Matt Damon in Martian
The Martian was one of 2016's biggest movies depicting the fictional journey of a Nasa astronaut stuck in Mars all alone but returning to Earth safely using never before tried space technology Twentieth Century Fox Film Corporation

Nasa will be funding research on some wild sci-fi ideas which have been explored only in movies so far. In the long list is artificial gravity, a Pluto-orbiter-cum-lander and a Martian airship seen in the movie John Carter.

The funding will be provided by the Nasa Innovative Advanced Concepts programme (NIAC) that has been backing far-out aerospace concepts for nearly 20 years. Modelled after the Pentagon's Darpa think tank, the agency has announced funding for 22 visionary concepts this year.

The grants will be given in two phases. Phase I is for initial ideas where applicants get $125,000 (£101,026) for nine months to build their concept and chalk out its feasibility. If basic feasibility studies are practical and approachable, the ideas can be explored further and qualify for the Phase II grant, which is $500,000 and two additional years of funding.

"We believe these technology proposals have the potential to transform future human and robotic exploration missions, introduce new exploration capabilities, and significantly improve current approaches to building and operating aerospace systems," said the agency in a statement.

Take a look at some crazy theories from the 22 applications, many of which you may have come across before if you are a sci-fi fan.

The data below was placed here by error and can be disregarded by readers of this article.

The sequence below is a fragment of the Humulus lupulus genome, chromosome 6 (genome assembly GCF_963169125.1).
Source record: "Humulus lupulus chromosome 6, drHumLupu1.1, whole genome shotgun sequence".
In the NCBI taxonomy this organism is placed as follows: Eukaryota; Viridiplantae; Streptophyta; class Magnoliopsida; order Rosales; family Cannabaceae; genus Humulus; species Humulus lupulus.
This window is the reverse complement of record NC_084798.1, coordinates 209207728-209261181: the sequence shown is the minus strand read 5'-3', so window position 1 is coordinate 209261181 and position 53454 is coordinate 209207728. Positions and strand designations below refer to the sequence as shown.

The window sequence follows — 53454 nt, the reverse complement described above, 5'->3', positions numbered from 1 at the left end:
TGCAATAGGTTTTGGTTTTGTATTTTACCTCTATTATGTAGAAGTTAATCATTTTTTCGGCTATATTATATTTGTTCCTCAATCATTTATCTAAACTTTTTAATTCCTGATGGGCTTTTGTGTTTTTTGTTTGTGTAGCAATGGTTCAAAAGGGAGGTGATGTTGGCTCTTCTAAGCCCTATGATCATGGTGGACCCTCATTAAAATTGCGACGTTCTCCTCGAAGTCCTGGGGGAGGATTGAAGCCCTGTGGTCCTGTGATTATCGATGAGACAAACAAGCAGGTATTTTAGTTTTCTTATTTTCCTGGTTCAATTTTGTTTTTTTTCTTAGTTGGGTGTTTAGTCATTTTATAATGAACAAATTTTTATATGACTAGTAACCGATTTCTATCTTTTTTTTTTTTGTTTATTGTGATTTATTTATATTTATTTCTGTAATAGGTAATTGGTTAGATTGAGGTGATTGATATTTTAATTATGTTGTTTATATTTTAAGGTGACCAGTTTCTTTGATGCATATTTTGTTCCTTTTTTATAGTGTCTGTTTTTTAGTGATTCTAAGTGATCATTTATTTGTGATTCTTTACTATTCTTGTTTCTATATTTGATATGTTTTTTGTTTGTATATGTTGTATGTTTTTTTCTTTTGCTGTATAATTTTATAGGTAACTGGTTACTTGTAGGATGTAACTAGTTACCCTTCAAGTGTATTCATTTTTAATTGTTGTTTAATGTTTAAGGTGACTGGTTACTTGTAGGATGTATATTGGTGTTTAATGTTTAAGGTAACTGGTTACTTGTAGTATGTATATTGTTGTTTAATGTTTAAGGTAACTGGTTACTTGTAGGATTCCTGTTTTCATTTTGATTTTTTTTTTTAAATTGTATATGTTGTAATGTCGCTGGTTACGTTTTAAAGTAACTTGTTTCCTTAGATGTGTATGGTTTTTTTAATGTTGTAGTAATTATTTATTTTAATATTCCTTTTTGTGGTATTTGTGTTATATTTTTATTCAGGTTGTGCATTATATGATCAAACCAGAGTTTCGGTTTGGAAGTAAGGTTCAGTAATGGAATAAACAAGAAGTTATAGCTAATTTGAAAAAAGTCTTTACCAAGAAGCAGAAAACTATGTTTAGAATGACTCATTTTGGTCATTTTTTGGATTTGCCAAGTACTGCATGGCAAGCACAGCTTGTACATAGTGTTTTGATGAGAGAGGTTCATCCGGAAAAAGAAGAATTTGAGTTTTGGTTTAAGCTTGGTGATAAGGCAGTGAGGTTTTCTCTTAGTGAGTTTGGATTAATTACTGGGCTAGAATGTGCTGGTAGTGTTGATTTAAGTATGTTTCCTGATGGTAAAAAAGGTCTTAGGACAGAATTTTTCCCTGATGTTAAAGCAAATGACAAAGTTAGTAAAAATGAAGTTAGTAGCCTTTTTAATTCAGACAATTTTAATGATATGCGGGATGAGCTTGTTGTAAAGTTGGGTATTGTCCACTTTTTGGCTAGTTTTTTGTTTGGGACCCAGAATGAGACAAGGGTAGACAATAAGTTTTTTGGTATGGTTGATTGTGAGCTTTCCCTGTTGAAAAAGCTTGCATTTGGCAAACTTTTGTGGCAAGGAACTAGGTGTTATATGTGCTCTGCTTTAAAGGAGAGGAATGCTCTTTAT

Martian airship: While Nasa already has advanced plans for a Martian manned crew, this idea proposes sending airships floating through the Red Planet's skies. Sci-fi novels and movies have had spaceships floating around for decades on such planets but an actual scientific proposition is exciting.

Georgia Tech's John-Paul Clarke, the brain behind the proposal, will have to deal with one big problem, though. Mars' actual atmosphere as declared by Nasa before is so thin that an airship would have to maintain a vacuum to become buoyant. Clarke says in his application that he intends to propose a double-shelled, reinforced vacuum airship for this purpose.

Artificial gravity: For astronauts to keep their feet on the floor as they walk around interplanetary spaceships is a challenging task owing to the absence of gravity beyond the earth. To overcome this, Jason Gruber of Medical Solutions Group and his team want to develop a method to give astronauts a dose of artificial gravity during long-duration space missions.

Crops on Mars:Matt Damon not only successfully survived on Mars in the movie Martian but also managed to grow potatoes there. Adam Arkin from the University of California has proposed to take the idea of "vegetation" on Mars ahead and hopes to come up with a practical plan to detoxify Martian soil for agriculture.

Fusion-Enabled Pluto Orbiter and Lander: The tiny planet that most of us grew up learning as the ninth planet of our solar system was plutoed a couple of years back, but that hasn't stopped scientists from wanting to find out more about the entity. Benjamin Goldman from the Global Aerospace Corporation in Irwindale, California, has proposed research for a fusion-enabled Pluto- lander-cum-orbiter that may be able to access the far-reaching dwarf planet like never before. The plan proposes a stopover at the planet and arrival within just four to five years.

To check out all these ideas that have the potential to turn into reality some day, click here.